The jury may still be out on e-cigs as a mass consumer proposition, but that’s only because we’re in a prolonged “experimentation” phase in which consumers - and legislators - are still making up their minds.

Walk into a typical convenience store these days and you are confronted by a riot of smoking options, and not just the innumerable tobacco brands, ready made and roll-your-own, which are now - by law - hidden from public view.

We now have the proliferation of e-cigs too, products which in one sense have caught on like wildfire but which are still in the process of gaining widespread acceptability.

To confuse things further there’s an understandable “down” on tobacco products generally, because of the well-attested health risks, but also honest doubt about whether e-cigs are a safe and acceptable alternative.

The incredible and still-growing diversity of what could loosely be called the "smoking" market may be difficult to negotiate for experienced retailers as much as consumers, but the momentum is all going one way. It might be fair to suggest we’re about to see an acceleration in the use of e-cigs at the same time as tobacco - priced out of the market, increasingly - is finally losing its centuries-old ascendancy.

We are starting to see emerging field leaders in the electronic cigarettes market, such as, blu ecigs as an example of how a success can take off on the back of declining share for a trad product that’s fallen out of favour.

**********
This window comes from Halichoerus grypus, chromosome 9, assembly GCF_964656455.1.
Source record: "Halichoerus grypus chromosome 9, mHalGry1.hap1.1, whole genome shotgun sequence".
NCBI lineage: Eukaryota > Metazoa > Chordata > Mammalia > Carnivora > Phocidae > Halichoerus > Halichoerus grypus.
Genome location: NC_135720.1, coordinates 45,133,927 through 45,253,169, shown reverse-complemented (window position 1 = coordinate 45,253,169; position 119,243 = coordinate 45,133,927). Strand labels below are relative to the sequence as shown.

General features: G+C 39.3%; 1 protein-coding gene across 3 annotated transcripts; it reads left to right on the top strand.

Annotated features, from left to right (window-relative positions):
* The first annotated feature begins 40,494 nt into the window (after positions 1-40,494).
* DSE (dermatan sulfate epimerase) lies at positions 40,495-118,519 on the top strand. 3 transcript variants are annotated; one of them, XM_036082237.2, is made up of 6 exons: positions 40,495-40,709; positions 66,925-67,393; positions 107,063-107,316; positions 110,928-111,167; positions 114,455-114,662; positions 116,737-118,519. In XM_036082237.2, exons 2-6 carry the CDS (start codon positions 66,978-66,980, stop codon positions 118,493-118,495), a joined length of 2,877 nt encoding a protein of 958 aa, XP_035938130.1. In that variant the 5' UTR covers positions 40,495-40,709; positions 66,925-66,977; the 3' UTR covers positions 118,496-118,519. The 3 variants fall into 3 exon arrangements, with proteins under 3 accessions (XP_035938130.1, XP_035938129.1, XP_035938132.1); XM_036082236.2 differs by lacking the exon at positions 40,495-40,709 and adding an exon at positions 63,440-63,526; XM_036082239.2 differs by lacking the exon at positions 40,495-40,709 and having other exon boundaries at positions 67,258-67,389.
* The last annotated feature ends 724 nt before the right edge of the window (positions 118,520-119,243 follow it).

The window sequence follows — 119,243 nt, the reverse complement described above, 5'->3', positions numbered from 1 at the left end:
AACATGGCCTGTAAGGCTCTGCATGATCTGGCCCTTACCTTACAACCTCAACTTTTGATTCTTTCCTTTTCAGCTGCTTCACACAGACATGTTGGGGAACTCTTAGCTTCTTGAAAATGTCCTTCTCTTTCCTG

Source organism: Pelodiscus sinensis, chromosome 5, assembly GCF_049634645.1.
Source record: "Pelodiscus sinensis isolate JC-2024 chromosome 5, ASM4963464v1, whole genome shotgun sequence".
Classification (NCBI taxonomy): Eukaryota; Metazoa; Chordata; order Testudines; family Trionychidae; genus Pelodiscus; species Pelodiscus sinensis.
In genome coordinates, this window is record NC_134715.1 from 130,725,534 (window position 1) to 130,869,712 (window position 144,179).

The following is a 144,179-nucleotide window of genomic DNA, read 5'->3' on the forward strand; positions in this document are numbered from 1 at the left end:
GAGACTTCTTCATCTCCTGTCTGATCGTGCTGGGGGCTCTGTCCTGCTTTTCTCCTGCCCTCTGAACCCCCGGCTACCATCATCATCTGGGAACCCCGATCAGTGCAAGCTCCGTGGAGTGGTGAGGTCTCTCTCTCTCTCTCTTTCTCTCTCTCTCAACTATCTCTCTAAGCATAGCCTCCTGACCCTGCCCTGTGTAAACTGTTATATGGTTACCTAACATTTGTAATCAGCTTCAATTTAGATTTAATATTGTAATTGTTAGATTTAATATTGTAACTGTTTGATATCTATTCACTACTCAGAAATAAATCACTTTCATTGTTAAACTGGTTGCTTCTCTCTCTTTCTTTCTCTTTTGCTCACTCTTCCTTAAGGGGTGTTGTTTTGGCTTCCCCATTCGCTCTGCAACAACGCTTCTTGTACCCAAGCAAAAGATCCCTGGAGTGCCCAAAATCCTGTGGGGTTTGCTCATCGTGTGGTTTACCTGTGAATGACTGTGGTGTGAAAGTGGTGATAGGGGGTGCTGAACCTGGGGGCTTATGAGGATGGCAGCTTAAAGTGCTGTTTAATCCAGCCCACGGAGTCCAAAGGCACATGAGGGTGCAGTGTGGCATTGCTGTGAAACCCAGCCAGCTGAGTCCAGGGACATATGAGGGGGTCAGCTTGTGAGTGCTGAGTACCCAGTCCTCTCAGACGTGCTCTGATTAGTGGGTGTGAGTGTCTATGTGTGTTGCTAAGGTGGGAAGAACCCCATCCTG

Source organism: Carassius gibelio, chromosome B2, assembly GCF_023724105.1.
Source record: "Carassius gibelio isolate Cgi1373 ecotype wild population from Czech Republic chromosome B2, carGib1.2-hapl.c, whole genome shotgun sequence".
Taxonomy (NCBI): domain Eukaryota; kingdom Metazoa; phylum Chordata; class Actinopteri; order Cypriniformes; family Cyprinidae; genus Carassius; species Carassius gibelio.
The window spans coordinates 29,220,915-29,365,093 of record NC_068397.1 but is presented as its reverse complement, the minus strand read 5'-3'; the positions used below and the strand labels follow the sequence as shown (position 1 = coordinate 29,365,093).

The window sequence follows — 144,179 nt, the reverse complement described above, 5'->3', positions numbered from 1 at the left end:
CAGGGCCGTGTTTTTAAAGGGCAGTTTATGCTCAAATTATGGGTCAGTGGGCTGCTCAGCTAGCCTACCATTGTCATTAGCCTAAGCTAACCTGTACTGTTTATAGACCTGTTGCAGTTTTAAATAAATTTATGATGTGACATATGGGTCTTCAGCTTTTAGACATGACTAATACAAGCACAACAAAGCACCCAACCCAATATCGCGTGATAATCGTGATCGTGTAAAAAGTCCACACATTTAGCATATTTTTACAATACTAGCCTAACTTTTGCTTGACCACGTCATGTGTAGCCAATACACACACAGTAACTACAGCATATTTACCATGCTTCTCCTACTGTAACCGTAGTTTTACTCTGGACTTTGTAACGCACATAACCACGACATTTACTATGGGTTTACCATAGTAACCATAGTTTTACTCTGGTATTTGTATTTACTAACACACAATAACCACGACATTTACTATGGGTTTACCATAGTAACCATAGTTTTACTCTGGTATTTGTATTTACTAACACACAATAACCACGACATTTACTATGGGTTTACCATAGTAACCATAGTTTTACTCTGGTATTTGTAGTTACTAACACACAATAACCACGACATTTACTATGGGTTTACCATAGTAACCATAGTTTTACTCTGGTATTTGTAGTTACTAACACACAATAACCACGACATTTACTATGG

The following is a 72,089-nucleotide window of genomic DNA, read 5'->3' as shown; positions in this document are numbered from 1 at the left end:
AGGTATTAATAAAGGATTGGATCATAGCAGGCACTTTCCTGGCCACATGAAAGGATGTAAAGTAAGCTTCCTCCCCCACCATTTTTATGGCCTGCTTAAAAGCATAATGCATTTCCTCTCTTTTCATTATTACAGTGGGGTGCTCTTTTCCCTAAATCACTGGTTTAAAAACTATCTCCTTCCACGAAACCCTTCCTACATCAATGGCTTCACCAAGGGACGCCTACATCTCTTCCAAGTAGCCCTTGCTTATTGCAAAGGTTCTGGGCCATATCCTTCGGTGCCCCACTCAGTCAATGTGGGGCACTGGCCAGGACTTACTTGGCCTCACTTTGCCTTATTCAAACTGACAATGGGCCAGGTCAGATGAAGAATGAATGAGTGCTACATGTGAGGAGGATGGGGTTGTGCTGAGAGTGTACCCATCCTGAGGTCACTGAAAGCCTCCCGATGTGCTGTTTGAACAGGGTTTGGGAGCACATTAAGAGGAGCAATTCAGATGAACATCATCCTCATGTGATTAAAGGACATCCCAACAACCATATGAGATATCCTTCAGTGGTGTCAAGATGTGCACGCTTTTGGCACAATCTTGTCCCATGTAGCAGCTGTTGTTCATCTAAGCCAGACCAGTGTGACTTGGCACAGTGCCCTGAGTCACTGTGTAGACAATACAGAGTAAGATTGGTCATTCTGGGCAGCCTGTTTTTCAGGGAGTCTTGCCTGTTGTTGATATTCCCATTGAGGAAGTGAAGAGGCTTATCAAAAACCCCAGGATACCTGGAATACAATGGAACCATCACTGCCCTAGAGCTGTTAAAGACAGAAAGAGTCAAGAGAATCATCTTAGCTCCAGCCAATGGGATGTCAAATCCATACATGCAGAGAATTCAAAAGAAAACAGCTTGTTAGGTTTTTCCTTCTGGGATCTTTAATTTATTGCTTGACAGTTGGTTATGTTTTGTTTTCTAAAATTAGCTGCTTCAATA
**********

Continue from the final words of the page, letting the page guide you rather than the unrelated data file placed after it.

It has won major listings in a string of premier league national retail chains, and much industry-related kudos for the energy it has invested in product development.

There’s some interesting research to support the idea that new consumers are switching to e-cigs, with a new report - Tobacco Use in Canada: Patterns and Trends - showing that a fifth of youths aged 15 to 19 experiment with vaping, exactly the same number which try cigarettes.

The evidence of one’s eyes suggests exactly the same is happening in Scotland, where - as usual - a new category has taken everybody by surprise.

Meanwhile E-cigs are seen as acceptable in some public places but not, evidently, in others, in what has become a clumsy mish-mash approach to a product few appear to yet fully understand.

Some worry about the chemicals inhaled with e-cigarettes, but their massive advantage is the self-evident lack of tobacco.

But there’s another argument about whether they should or should not be allowed to contain nicotine, the addictive ingredient in tobacco - and of course meanwhile there’s a massive market for nicotine patches, a totally different category altogether.

If we accept that a mass consumer product like tobacco is never going to simply disappear within a few years - it is proving to be a generational process - it could be that e-cigs, and perceptions of their acceptable use, will steadily replace cigarettes as the slow decline in tobacco use continues.

If so the real winners will surely be those committed to consistent “best practice” in a still-evolving category.

While the “best” variants will win what amounts to a Darwinian battle of evolution over tobacco, it’s equally likely the plethora of styles available at the moment will ultimately mirror the pattern of branded tobacco sales - meaning the big retail names of the future will be on packs of main brand e-cigs, not cigarettes